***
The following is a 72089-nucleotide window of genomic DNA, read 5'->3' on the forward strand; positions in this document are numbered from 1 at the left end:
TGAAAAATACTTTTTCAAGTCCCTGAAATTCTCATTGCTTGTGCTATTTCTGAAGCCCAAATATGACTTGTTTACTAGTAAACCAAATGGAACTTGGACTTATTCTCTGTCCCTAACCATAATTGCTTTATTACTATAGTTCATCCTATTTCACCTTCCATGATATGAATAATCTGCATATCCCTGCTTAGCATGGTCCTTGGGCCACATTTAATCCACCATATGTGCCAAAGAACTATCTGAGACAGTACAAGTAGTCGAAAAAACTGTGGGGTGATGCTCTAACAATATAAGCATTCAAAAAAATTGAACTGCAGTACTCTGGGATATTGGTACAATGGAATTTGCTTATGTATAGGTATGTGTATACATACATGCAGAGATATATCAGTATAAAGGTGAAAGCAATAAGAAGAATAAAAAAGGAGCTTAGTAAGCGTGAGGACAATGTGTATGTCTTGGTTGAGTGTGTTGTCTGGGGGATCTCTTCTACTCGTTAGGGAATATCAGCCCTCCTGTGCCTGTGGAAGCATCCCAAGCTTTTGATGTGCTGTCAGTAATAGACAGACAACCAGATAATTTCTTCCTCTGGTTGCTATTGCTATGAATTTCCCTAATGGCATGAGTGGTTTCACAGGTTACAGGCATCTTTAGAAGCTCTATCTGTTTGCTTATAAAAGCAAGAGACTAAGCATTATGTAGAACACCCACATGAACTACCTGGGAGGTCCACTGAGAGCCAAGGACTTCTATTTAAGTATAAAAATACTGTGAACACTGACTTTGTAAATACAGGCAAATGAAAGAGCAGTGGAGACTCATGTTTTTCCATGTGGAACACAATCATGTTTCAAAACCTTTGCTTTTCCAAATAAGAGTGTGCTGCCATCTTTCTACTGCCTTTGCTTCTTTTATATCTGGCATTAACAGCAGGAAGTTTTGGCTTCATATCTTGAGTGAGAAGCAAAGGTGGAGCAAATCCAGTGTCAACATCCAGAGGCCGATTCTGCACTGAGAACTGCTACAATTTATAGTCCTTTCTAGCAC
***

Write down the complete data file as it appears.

The following is a 72089-nucleotide window of genomic DNA, read 5'->3' on the forward strand; positions in this document are numbered from 1 at the left end:
TGAAAAATACTTTTTCAAGTCCCTGAAATTCTCATTGCTTGTGCTATTTCTGAAGCCCAAATATGACTTGTTTACTAGTAAACCAAATGGAACTTGGACTTATTCTCTGTCCCTAACCATAATTGCTTTATTACTATAGTTCATCCTATTTCACCTTCCATGATATGAATAATCTGCATATCCCTGCTTAGCATGGTCCTTGGGCCACATTTAATCCACCATATGTGCCAAAGAACTATCTGAGACAGTACAAGTAGTCGAAAAAACTGTGGGGTGATGCTCTAACAATATAAGCATTCAAAAAAATTGAACTGCAGTACTCTGGGATATTGGTACAATGGAATTTGCTTATGTATAGGTATGTGTATACATACATGCAGAGATATATCAGTATAAAGGTGAAAGCAATAAGAAGAATAAAAAAGGAGCTTAGTAAGCGTGAGGACAATGTGTATGTCTTGGTTGAGTGTGTTGTCTGGGGGATCTCTTCTACTCGTTAGGGAATATCAGCCCTCCTGTGCCTGTGGAAGCATCCCAAGCTTTTGATGTGCTGTCAGTAATAGACAGACAACCAGATAATTTCTTCCTCTGGTTGCTATTGCTATGAATTTCCCTAATGGCATGAGTGGTTTCACAGGTTACAGGCATCTTTAGAAGCTCTATCTGTTTGCTTATAAAAGCAAGAGACTAAGCATTATGTAGAACACCCACATGAACTACCTGGGAGGTCCACTGAGAGCCAAGGACTTCTATTTAAGTATAAAAATACTGTGAACACTGACTTTGTAAATACAGGCAAATGAAAGAGCAGTGGAGACTCATGTTTTTCCATGTGGAACACAATCATGTTTCAAAACCTTTGCTTTTCCAAATAAGAGTGTGCTGCCATCTTTCTACTGCCTTTGCTTCTTTTATATCTGGCATTAACAGCAGGAAGTTTTGGCTTCATATCTTGAGTGAGAAGCAAAGGTGGAGCAAATCCAGTGTCAACATCCAGAGGCCGATTCTGCACTGAGAACTGCTACAATTTATAGTCCTTTCTAGCAC